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Tacoma Councilman David Boe says his hybrid plan for Link expansion has been misunderstood by, well just about everybody

Post by Peter Callaghan / The News Tribune on April 16, 2013 at 11:20 am with No Comments »
April 16, 2013 11:20 am

Tacoma City Councilman David Boe, he of the back-of-the-napkin plan to extend Link light rail in Tacoma, sounds a bit like Eric Burdon (Google it).

You know, “I’m just a soul whose intentions are good; Oh Lord, please don’t let me be misunderstood.”

His request of Sound Transit, delivered via City Manager T.C. Broadnax, was for an extension of existing Link tracks that reached Martin Luther King, Jr. Way … eventually. But Boe says Sound Transit misinterpreted his suggested route.

Sound Transit last week reported that the route they studied had engineering and cost problems. That route sought to get up the hill from the Tacoma Dome station to MLK from the south. Because of the steepness of the hillside, the only route that was feasible took trains around Center Street for an eventual climb up the hill via S. J Street. From there they traveled down MLK Way to – depending of how long the money lasted – to S. 19th Street, S. 11th Street or 6th Avenue.

But because of the expense of getting up the hill, the so-called hybrid plan (because it entailed parts of already studied routes) was too expensive and added operation costs that other routes did not have, Sound Transit staff concluded.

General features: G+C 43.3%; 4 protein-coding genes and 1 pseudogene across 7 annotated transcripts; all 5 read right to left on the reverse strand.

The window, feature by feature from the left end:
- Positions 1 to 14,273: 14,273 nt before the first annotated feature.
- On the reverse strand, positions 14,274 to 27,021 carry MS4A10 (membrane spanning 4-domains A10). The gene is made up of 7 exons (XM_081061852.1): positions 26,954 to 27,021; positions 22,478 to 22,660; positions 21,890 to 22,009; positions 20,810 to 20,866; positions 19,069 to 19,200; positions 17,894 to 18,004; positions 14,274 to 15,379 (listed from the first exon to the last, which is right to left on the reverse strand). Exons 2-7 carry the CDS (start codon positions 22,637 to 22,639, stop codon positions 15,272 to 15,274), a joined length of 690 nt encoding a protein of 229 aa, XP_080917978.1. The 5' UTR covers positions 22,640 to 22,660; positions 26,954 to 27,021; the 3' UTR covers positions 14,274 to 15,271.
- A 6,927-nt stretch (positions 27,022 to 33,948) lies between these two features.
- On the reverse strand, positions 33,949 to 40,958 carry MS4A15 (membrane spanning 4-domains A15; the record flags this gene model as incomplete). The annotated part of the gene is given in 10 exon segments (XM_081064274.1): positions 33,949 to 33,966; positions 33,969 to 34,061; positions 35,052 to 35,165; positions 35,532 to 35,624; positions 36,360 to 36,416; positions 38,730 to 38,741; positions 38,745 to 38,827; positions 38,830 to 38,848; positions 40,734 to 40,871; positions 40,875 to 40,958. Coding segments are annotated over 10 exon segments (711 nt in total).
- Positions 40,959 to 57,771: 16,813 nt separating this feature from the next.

(Sound Transit will brief the council today at noon and the council will discuss alternates routes and perhaps decide which to support for further study).

Boe, however, says he never suggested climbing all the way to Hilltop but instead wanted the regional transit agency to look at what Boe calls a “mid-hill” route. While his sketch wasn’t specific as to streets (because ST wanted the city to think general corridors rather than specific streets) he now says he had a route in mind that looks like this:

David Boe's sketch of a proposed expansion of light rail in Tacoma
David Boe’s recent sketch of a proposed expansion of light rail in Tacoma that more-directly identifies Tacoma Avenue

New tracks would extend from where existing tracks turn north on Pacific Avenue (think Elephant Car Wash) up S. 25th Street to Jefferson Street. From there, it would travel south to the intersection with Tacoma Avenue and then turn sharply north and use Tacoma Avenue to reach 6th.